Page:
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Sentence: By The end of thirty years, I will have travelled to Europe?

After 30 years, What is the exact location of me?

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The example sentence's by the end of thirty years is not quite idiomatic, and so it's difficult to say what the speaker intends.

If you plan to make a trip to Europe thirty years from now, when you retire, for example:

In thirty years time, I will travel to Europe.

If you know for certain that you will make a trip to Europe at some indefinite time in the future, but certainly not later than thirty years from now:

In thirty years time, I will have traveled to Europe.

Will have traveled looks back upon the past from a point in time projected into the future. It is "future hindsight".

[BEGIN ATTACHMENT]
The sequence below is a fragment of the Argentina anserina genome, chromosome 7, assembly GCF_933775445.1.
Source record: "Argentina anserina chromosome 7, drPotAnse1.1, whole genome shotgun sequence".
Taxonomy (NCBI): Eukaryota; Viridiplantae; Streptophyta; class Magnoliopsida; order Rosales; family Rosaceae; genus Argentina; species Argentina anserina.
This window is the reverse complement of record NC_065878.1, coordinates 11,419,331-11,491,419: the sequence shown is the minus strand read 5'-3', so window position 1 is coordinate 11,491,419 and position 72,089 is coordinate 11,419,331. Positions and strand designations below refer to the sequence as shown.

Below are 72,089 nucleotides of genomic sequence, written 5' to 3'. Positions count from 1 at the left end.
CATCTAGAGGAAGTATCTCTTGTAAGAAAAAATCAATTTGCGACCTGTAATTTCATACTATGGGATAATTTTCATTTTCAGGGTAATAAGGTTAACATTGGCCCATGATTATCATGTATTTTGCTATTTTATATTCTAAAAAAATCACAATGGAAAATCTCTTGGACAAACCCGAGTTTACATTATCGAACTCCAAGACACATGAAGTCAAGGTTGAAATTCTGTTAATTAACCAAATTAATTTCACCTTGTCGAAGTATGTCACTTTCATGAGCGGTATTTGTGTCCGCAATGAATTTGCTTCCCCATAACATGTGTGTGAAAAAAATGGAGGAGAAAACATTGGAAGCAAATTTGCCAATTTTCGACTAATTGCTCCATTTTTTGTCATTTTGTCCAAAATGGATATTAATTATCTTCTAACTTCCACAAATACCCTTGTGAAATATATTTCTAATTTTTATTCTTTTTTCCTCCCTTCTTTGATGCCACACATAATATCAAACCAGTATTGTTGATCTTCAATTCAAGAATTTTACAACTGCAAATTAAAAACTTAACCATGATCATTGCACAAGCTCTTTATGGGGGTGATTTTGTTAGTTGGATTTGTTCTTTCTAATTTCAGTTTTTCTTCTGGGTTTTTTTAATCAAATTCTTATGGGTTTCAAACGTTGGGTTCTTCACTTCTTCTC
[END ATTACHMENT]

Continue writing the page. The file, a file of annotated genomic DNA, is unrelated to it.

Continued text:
With the simple future, we can say that in thirty years time you will be in Europe. With the future perfect, however, we do not know when you are going to take the trip. All that we know is that it will take place at some point in the next three decades. It could be next year, or ten years from now. It might not happen until year 29.

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The example sentence does not say where you will be "after 30 years". It says that (sometime during the thirty years) you plan to travel to Europe, but it does not specify the time more precisely than that. It implies that you are not in Europe now. It does not imply whether you will be in or out of Europe at the end of the thirty years, nor does it imply whether you will be alive or dead at the end of the thirty years.

  • Basically, the only thing implied by the sentence about your location is that when you say the sentence you are not in Europe and that sometime during the next 30 years you will be (at least momentarily) in Europe. – Mark Ripley Mar 10 '17 at 12:33

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